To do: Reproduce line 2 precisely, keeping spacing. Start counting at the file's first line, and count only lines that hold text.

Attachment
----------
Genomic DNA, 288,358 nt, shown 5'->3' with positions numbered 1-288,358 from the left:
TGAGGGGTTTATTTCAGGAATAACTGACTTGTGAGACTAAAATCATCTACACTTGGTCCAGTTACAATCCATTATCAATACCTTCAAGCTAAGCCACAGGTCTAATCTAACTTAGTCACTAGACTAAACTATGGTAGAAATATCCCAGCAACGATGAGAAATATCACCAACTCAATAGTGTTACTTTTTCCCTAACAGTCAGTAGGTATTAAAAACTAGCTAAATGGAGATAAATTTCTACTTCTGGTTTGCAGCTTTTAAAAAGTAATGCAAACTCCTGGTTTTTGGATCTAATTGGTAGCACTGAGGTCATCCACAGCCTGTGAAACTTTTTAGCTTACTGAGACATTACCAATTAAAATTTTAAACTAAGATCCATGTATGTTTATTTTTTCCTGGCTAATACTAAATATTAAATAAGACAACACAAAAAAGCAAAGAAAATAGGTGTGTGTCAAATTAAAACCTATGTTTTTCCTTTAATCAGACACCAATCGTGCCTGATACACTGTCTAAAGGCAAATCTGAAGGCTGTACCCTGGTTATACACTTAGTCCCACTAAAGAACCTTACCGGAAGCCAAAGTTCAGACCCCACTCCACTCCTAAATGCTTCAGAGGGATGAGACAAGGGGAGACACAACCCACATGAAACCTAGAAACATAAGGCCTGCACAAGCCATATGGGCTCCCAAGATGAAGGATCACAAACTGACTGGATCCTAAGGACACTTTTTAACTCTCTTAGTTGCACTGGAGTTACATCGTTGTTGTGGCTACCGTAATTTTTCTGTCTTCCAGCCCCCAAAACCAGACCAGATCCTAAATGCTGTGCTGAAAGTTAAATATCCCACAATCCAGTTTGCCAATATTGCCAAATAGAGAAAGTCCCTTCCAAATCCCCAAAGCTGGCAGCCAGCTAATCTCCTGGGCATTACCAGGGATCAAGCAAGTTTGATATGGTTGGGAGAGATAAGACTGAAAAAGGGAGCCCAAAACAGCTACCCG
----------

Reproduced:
TGAGGGGTTTATTTCAGGAATAACTGACTTGTGAGACTAAAATCATCTACACTTGGTCCAGTTACAATCCATTATCAATACCTTCAAGCTAAGCCACAGGTCTAATCTAACTTAGTCACTAGACTAAACTATGGTAGAAATATCCCAGCAACGATGAGAAATATCACCAACTCAATAGTGTTACTTTTTCCCTAACAGTCAGTAGGTATTAAAAACTAGCTAAATGGAGATAAATTTCTACTTCTGGTTTGCAGCTTTTAAAAAGTAATGCAAACTCCTGGTTTTTGGATCTAATTGGTAGCACTGAGGTCATCCACAGCCTGTGAAACTTTTTAGCTTACTGAGACATTACCAATTAAAATTTTAAACTAAGATCCATGTATGTTTATTTTTTCCTGGCTAATACTAAATATTAAATAAGACAACACAAAAAAGCAAAGAAAATAGGTGTGTGTCAAATTAAAACCTATGTTTTTCCTTTAATCAGACACCAATCGTGCCTGATACACTGTCTAAAGGCAAATCTGAAGGCTGTACCCTGGTTATACACTTAGTCCCACTAAAGAACCTTACCGGAAGCCAAAGTTCAGACCCCACTCCACTCCTAAATGCTTCAGAGGGATGAGACAAGGGGAGACACAACCCACATGAAACCTAGAAACATAAGGCCTGCACAAGCCATATGGGCTCCCAAGATGAAGGATCACAAACTGACTGGATCCTAAGGACACTTTTTAACTCTCTTAGTTGCACTGGAGTTACATCGTTGTTGTGGCTACCGTAATTTTTCTGTCTTCCAGCCCCCAAAACCAGACCAGATCCTAAATGCTGTGCTGAAAGTTAAATATCCCACAATCCAGTTTGCCAATATTGCCAAATAGAGAAAGTCCCTTCCAAATCCCCAAAGCTGGCAGCCAGCTAATCTCCTGGGCATTACCAGGGATCAAGCAAGTTTGATATGGTTGGGAGAGATAAGACTGAAAAAGGGAGCCCAAAACAGCTACCCG